Lent this year has, for me, been an occasion of some meager recollection of that spirituality, with a greater recognition – or admission – of how much better I do with that kind of structure. I would once have bristled about a lack of spontaneity in such a format, but that is starting to look more and more to me like a function of age, of a certain sort of youthful enthusiasm, like that which would see "self-expression" as a key part of art, but which is coming to appear more and more like a substitution of mere energy for real vision. Prayer seems more like art in that way to me, I think, where there is certainly something to be said for sincerity, of course, but where that is revealed to be pretty thin beer the longer you sit with it.
Then somewhere near the end of the evening Mike said something to me about being weak in art history, particularly as regards its tie to theology and theological history: a thought that he had expressed earlier in the evening's conversation. Something recently had gotten me thinking about how I started picking up that interest, myself, back in the summer of 1991 in Madison. Perhaps that had come up in the "spirituality and autobiography" conversation with Meg last week, as we also talked about her work in, and thoughts about, theatre. So I found myself making a bit a strange recommendation to Mike in suggesting that he might want to start reading in that direction the same way that I did: through the Protestant Fundamentalist theologian Francis Schaeffer. I call this a bit of a strange recommendation in that quite disagree with Schaeffer on a great many things, now, finding him guilty of trying to squeeze too much into the formula he was describing as he attempted to diagnose the shift of Western culture from its Christian philosophical, theological and spiritual roots to a new Secularist paradigm, basing far too much of the latter on Existentialism. The phenomenon he is trying to describe is a real one, it was just that he oversimplified the mechanism of how that shift was occurring, resulting in a number of problematic descriptions and assessments in support of his overall argument.
But nevertheless, like Merton said about Tertullian, "he's worth reading even when he's wrong." The genius of Schaeffer was that he tried to do a very necessary work that it us utter anathema in today's academic culture: he tried to be a generalist. The generalist tries to master a great many fields so that their interaction can be described. For all the noise we make today about being "interdisciplinary," it's all too easy to find fault with someone who tries to do this, because no one today can possibly master all major fields of human knowledge. I just found fault with him, above, although I might argue that I was speaking as a specialist somewhat closer to the heart of his program. But it's not his ambition or his intention with which I am finding fault, nor am I trying simply to be an academic nit-picker. I think that those attempts at speaking in a more "generalist" way are important, and that is a work that particularly falls to theology among the sciences. (See the "definition" of theology I have on my profile page, to see more of that idea.)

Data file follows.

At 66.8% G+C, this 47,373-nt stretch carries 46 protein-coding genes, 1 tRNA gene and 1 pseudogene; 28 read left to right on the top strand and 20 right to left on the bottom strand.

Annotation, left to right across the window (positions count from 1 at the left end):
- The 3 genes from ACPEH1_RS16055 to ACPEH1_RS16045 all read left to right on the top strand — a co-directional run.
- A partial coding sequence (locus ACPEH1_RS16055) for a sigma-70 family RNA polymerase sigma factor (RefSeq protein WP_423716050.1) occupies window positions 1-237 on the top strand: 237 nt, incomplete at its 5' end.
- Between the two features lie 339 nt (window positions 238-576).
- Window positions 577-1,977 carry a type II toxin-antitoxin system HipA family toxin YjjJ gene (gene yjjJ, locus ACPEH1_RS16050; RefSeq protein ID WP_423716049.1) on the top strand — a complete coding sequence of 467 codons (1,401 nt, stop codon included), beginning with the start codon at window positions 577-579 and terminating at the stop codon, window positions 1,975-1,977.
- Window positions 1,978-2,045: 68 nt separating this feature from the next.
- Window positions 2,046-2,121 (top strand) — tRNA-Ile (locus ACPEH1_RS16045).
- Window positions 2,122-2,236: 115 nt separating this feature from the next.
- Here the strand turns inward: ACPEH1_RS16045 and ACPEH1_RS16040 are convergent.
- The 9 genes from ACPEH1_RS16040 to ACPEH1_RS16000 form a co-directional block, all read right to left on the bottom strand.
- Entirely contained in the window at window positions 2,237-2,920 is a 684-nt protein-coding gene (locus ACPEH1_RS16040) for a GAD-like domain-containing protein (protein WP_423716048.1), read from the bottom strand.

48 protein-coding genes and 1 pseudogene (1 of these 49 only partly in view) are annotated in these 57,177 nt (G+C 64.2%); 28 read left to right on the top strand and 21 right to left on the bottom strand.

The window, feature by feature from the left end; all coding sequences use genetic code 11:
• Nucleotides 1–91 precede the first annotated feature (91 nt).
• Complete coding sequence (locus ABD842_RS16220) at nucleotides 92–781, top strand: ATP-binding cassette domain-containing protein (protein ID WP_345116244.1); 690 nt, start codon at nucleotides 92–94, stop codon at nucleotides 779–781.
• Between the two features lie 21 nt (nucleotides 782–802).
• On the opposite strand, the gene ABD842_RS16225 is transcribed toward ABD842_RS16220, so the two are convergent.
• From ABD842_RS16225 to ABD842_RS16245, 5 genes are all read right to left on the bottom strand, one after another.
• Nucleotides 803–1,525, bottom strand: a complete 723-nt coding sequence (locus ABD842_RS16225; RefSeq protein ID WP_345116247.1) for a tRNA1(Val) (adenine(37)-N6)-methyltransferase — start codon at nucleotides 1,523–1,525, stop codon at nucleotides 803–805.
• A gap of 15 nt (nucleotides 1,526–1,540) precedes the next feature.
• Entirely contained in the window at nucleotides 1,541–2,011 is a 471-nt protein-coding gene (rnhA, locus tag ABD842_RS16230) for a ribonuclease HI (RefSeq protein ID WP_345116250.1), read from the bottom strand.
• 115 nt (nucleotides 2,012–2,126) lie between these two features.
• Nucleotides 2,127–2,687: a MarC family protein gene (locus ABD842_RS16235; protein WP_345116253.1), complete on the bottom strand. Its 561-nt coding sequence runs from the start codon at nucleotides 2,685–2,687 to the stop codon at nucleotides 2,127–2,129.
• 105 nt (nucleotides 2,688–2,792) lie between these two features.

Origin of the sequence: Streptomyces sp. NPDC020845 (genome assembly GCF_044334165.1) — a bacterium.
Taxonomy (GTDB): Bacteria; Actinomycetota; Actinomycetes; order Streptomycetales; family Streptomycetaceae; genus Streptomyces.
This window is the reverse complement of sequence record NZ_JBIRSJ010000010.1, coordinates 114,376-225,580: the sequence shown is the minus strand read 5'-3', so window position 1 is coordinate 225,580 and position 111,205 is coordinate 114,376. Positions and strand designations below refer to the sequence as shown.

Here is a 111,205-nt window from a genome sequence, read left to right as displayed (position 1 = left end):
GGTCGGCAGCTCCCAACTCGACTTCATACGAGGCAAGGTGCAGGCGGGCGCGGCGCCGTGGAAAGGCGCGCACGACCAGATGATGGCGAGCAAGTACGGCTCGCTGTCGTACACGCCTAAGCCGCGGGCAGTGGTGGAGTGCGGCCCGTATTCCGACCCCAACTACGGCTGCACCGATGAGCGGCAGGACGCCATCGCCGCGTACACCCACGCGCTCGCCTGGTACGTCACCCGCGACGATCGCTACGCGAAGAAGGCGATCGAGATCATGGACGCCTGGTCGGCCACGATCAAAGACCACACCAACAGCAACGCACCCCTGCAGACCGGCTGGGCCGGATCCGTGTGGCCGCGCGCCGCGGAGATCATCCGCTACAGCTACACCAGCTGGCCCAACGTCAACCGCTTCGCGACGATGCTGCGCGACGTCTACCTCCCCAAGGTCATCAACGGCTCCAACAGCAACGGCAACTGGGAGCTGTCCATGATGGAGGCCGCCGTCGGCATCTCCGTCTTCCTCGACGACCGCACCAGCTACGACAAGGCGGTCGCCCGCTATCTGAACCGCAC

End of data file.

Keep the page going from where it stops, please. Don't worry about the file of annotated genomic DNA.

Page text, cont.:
So, why the recommendation to Mike? Schaeffer seriously attempts to incorporate art history into his survey of the shape of how our culture is and has been shifting, integrating it into his philosophical, theological, historical and political argument as a serious voice and influence in the cultural conversation. So: music, art, film – all these were major fields for a Christian to know, which was a rather novel position in American fundamentalism in the 1960s or 70s. As a model, or a starting-point in trying to get a sketch of an integrated view of art and the history of ideas, Schaeffer still strikes me as a useful starting point, in just the way a lot of theological educators might use Justo Gonzalez's survey histories of theology for undergraduate or Master's students who are trying to learn their way "around the map" of history, even though you will tell them later on to toss out a lot of the generalizations that Gonzalez makes as they grow more competent. Mike is more than competent enough in the general history of thought, and in Christian thought in particular, that he could read Schaeffer without swallowing it all whole, as I did as a beginner in such things, where I had to continue to work just to see how much more there was to learn than his direct summations. So for the first time in 15 years I find myself hefting the one-volume work How Should We Then Live? The Decline of Western Thought and Culture, which became Schaeffer's major entry into public conversation on the cultural impact of the anti-Christian shift in Secularism, both as a book and even more as a documentary series. (Which is an interesting story in itself, given that this documentary series was produced in many ways as an answer to the more-or-less uniform Secularist vision given in many PBS documentaries of the time, with PBS protesting – in all sincerity – that they couldn't show something that was so one-sided in its perspective.)
It'll be interesting to revisit this just for intellectual autobiographical reasons in seeing whether it does indeed work for Mike in the way I suspect. I figured that the Protestant orientation would be familiar, and that its direct and popular nature would make for a far easier starting-point than something like the vast (and very Catholic) theological aesthetics of Hans Urs von Balthasar, however much better Von Balthasar's work might be in a more final sense. Bob Foster is going to be in town tomorrow and we're gathering to enjoy his company – "Thursday is the new Friday," quipped Amy – and it'll be interesting to see whether he agrees with my thought that this could still be a useful starting-point for Mike in trying to integrate art history into his theological work.